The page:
Anxiety

What is Anxiety?

Anxiety disorder is a mental ailment that leads to unnecessary anxiety over different activities and events.

Who experiences Anxiety?

Anxiety is a common condition which often runs in families and maybe triggered by stress.

Even children may develop anxiety disorders but women are more prone to the condition than men.

Symptoms of Anxiety

Anxiety disorder is characterized by constant unrealistic worry or tension even if there is little or no cause.

The worries flit from one problem to another like family, work problems, health, finances etc.

The worries are often difficult to control and may leave a patient severely distressed.

There may be accompanying difficulty in concentration, tiredness, irritability, sleep problems, jumpiness or restlessness and palpitations.

Physical symptom of headaches, muscle weakness, palpitations, stomach upsets, nausea etc. may also be seen. (1, 2)

Causes of Anxiety

Sometimes the worry may stem from certain objects or rituals.

Anxiety disorders encompass various subtypes of mental disorders. Anxiety alone may be a symptom of each of these conditions. These include (3, 4, 5) –

  • Generalized anxiety disorders – Characterized by unnecessary and non-specific worries and tension.
  • Simple phobias – Here the excessive anxiety is caused by certain objects (for example fear of closed spaces like lifts etc. called Claustrophobia).
  • Obsessive-compulsive disorder (OCD) – Patients have an obsession which may be a recurrent, intrusive idea, thought or sensation that leads to a compulsion or a daily ritual For example repeated hand washing for fear of germs.
  • Panic disorders – Patients get sudden attacks of fear and anxiety without cause or prior warning.
  • Post-traumatic stress disorders (PTSD) – This is an anxiety that is caused long after the person has been through a particularly harrowing experience. This is common among survivors of a natural calamity or war. Past history of sexual or physical abuse may also result in a higher risk of PTSD.
  • Social anxiety disorder – Also known as social phobia this includes worries about facing daily social situations.

Frequency of Anxiety

Anxiety disorders are the commonest of all psychiatric ailments.

At least one in 20 in Britain suffer from anxiety disorders.

  • Clinically diagnosed simple phobias affect up to 25% of people.
  • Social anxiety disorder affects nearly 13% of people.
  • PTSD affects approximately 7.8% of the population and 12% of women.
  • Generalized anxiety disorders Panic disorder has a lifetime risk of 5% and 3.5%, respectively.
  • OCD is found in 2.5% of the population. (6)

Edited by April Cashin-Garbutt, BA Hons (Cantab)

Causes of Anxiety

Anxiety disorders are a common condition.

The most common cause of this condition is thought to be genetic. Thus the condition often runs in the families.

Stress factors tend to aggravate and precipitate the condition in some patients.

Triggers of Anxiety

The exact cause of anxiety disorders is unknown. However, research has pinpointed certain possible triggers.

Causes of anxiety disorders may be summarized as follows (1, 2, 3, 4) –

  • Genes – Inherited genes may determine the propensity to get anxiety disorders.
  • Sex – Women are more prone to anxiety disorders than men.
  • Anxiety disorders may also be triggered by a particularly stressful event.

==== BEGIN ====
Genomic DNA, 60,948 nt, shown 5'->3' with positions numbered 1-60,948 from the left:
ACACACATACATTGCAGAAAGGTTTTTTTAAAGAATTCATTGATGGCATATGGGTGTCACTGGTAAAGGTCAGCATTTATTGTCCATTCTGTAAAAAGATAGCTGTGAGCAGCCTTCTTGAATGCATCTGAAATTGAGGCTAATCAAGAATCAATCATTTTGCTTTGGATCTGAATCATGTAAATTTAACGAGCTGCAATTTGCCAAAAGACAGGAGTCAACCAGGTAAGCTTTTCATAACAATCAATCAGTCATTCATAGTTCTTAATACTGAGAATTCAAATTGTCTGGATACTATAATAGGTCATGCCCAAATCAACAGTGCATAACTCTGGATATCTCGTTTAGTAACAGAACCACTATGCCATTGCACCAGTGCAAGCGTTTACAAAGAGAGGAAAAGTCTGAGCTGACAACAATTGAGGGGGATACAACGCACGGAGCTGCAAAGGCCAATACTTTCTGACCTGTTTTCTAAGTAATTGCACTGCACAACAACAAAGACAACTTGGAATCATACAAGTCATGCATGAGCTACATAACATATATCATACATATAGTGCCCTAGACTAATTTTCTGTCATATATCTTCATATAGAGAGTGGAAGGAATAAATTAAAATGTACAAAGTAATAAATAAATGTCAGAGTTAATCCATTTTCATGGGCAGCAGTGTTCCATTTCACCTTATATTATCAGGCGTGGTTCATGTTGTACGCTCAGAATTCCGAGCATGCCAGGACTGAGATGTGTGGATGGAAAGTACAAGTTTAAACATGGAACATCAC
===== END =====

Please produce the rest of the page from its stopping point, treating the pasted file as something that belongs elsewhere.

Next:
This is seen in patients with Post-traumatic stress disorder (PTSD). A traumatic experience (e.g. sexual or physical injury or harm in the past) may lead to fears and anxiety later in life.

  • Some drugs of abuse like amphetamines, LSD or ecstasy and even coffee may lead to attacks of anxiety.
  • A significant experience like loss of job, pregnancy or moving house may lead to anxiety precipitation.

Underlying pathophysiology (3, 4, 5)

Anxiety disorders are caused due to an imbalance of certain chemicals in the brain. These are actually chemical messengers that carry information within the brain and are called neurotransmitters.

Two neurotransmitters that relate to anxiety disorders are serotonin and noradrenaline.

The misbalance of these neurotransmitters leads to certain physical and mood changes and manifestations.

The most common problem is low serotonin and high noradrenaline.

Disruption of the gamma-aminobutyric acid (GABA) system in the brain is another underlying cause of anxiety disorders.

In Obsessive compulsive disorders another neurotransmitter dopamine might play a role.

Edited by April Cashin-Garbut, BA Hons (Cantab)

Symptoms of Anxiety

Anxiety disorders are mainly characterized by an unnecessary worry, distress and tension.

This may lead to disturbances in concentration, sleep and regular social and work related functioning.

Symptoms vary from person to person and generally develop slowly. The symptoms may be physical or psychological. (1, 2, 3, 4)

Primary symptoms

The primary symptom is usually related to physical health.

This is common in patients with panic attacks. These patients suffer from sudden bouts of anxiety with chest pain, dizziness, hot flushes or chills, choking, palpitation, nausea, abdominal pain, sense of “impending doom”, shortness of breath, trembling, sweating etc.

Patients with simple phobias may also present to the emergency department with these features.

Psychological symptoms

Psychological symptoms include difficulty in concentrating, tiredness and fatigue, irritability, trouble getting to and staying asleep, dizziness and vertigo and general restlessness and jumpiness.

There is a sensation of dread or “impending doom” and a feeling of being constantly on the “edge”.

Physical symptoms

Physical symptoms of anxiety disorders include palpitations, headaches, stomach upsets like nausea, diarrhoea, chest tightness, breathlessness, sweating, trembling, muscle weakness etc.

There may be drowsiness, pins and needles sensation, dry mouth, excessive thirst, frequent urinating, painful and missed periods.